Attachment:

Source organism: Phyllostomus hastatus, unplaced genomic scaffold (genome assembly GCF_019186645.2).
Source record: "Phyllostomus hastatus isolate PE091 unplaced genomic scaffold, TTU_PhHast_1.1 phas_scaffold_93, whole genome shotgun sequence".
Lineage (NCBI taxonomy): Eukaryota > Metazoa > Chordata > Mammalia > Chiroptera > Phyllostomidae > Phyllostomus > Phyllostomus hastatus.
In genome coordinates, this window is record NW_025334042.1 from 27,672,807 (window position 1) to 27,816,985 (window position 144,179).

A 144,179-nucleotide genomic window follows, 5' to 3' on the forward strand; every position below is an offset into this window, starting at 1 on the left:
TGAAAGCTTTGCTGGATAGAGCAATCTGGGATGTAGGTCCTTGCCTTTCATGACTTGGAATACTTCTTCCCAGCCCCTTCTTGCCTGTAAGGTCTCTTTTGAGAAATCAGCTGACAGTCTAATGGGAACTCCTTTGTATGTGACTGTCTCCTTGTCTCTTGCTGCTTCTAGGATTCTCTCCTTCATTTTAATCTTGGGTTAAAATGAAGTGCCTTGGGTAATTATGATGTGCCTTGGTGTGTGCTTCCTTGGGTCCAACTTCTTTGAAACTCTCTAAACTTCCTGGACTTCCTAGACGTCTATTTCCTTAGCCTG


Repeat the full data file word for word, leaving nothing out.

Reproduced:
Source organism: Phyllostomus hastatus, unplaced genomic scaffold (genome assembly GCF_019186645.2).
Source record: "Phyllostomus hastatus isolate PE091 unplaced genomic scaffold, TTU_PhHast_1.1 phas_scaffold_93, whole genome shotgun sequence".
Lineage (NCBI taxonomy): Eukaryota > Metazoa > Chordata > Mammalia > Chiroptera > Phyllostomidae > Phyllostomus > Phyllostomus hastatus.
In genome coordinates, this window is record NW_025334042.1 from 27,672,807 (window position 1) to 27,816,985 (window position 144,179).

A 144,179-nucleotide genomic window follows, 5' to 3' on the forward strand; every position below is an offset into this window, starting at 1 on the left:
TGAAAGCTTTGCTGGATAGAGCAATCTGGGATGTAGGTCCTTGCCTTTCATGACTTGGAATACTTCTTCCCAGCCCCTTCTTGCCTGTAAGGTCTCTTTTGAGAAATCAGCTGACAGTCTAATGGGAACTCCTTTGTATGTGACTGTCTCCTTGTCTCTTGCTGCTTCTAGGATTCTCTCCTTCATTTTAATCTTGGGTTAAAATGAAGTGCCTTGGGTAATTATGATGTGCCTTGGTGTGTGCTTCCTTGGGTCCAACTTCTTTGAAACTCTCTAAACTTCCTGGACTTCCTAGACGTCTATTTCCTTAGCCTG